European Central Bank President Mario Draghi’s remarks in the Spanish parliament yesterday are believed to lift the Euro opposite the US dollar today. Draghi expressed confidence that Spain is on the right track and said politicians should refrain from calling for intervention on the Euro’s value. Likewise, an expected rebound in industrial output across the region in December is also deemed to improve market sentiment.
At a testimony to the Spanish Parliament yesterday, ECB President Mario Draghi delivered an upbeat assessment of Spain, saying the country has succeeded in stabilizing an ailing banking system and is in shape for better economic times going forward. Draghi later on told reporters that Spain is “on the right track.”Spain has had to undertake a host of painful austerity measures and ask for a bailout package for its banks funded by the Euro Zone. In exchange for the funds, the country has been strengthening its banking sector and requiring banks to hold large capital buffers. “Today, Spanish banks are properly capitalized by and large, so in a position to give credit,” Draghi said. Likewise, with the bloc experiencing a slow and modest economic recovery, he expects credit flows to pick up as well.
Meanwhile, on the hot topic of the strength of the Euro, Draghi said that politicians’ calls for the central bank to influence the exchange rate are inappropriate and fruitless. He added that talks of a currency war were exaggerated, saying the term currency wars is overdone. He continued by saying the ECB does not target any particular exchange rate. Last week he said the ECB is monitoring the stronger Euro’s effects on inflation and the economy, remarks that investors interpreted as a warning the ECB could intervene should the Euro climbs too rapidly. Nevertheless, his comments yesterday likely suggest that such action, if any, is still not warranted.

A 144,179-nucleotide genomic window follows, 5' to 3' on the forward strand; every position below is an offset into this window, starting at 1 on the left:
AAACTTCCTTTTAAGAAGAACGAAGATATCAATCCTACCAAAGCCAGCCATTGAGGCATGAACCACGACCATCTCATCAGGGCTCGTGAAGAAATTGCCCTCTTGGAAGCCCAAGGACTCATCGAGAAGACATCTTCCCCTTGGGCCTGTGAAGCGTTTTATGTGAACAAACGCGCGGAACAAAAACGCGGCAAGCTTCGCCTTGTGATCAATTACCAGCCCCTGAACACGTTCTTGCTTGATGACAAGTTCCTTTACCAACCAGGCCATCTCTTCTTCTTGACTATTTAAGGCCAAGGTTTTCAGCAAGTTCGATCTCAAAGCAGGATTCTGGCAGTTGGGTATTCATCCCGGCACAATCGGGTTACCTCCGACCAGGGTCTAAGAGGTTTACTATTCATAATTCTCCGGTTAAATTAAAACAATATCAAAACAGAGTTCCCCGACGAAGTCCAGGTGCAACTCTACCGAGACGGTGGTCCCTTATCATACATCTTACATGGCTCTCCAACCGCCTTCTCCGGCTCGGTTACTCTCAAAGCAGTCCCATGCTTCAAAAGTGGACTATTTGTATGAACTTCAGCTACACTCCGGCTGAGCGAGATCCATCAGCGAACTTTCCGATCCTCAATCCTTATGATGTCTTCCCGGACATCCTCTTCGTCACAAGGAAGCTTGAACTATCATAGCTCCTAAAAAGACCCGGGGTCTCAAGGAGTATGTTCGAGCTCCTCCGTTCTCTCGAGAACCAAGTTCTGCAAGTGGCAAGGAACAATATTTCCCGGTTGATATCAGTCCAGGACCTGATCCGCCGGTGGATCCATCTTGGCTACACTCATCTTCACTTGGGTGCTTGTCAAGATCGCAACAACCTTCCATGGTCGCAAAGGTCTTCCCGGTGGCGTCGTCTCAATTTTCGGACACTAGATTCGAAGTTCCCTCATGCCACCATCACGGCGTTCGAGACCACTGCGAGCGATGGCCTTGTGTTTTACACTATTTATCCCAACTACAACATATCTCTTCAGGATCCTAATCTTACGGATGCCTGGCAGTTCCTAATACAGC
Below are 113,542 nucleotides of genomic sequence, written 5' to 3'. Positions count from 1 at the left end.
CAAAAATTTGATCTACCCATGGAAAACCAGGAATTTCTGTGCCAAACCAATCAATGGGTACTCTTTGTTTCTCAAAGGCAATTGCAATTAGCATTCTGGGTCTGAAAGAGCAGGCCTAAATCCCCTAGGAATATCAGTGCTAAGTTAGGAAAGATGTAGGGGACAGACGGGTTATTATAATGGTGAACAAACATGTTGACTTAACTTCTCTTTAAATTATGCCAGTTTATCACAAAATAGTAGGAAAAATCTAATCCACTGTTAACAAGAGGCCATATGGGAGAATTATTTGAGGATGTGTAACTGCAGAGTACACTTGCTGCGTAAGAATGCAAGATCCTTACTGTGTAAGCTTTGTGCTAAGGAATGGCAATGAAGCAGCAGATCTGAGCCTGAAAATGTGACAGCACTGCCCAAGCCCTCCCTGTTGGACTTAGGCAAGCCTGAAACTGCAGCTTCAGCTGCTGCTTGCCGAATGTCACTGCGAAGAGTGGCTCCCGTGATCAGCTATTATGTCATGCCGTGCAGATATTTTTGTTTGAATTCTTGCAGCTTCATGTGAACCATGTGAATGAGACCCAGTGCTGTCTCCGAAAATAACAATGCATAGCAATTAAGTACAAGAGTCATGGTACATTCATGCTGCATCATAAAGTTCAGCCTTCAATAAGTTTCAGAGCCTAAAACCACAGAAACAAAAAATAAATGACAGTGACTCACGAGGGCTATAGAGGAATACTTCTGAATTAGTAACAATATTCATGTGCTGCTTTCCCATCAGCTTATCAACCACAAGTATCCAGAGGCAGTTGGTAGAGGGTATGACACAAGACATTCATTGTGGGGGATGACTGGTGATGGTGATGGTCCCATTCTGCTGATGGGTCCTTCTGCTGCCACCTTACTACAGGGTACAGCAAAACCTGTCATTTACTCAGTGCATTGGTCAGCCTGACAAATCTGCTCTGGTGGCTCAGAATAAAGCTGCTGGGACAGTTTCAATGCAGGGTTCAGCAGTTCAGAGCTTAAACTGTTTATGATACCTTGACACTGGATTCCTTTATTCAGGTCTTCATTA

On the economic front, a report today is foreseen to highlight that the Euro Zone factory sector is improving. Eurostat is believed to reveal that industrial output in the region inclined by 0.3 percent in December, potentially offsetting the 0.3 percent decline in the previous month. Activity gauges released earlier this month indicated that although manufacturing continued to shrink in January, the contraction was at its slowest pace in 11 months. On positive signs for the Euro economy, a long position favoring the single currency is advised today.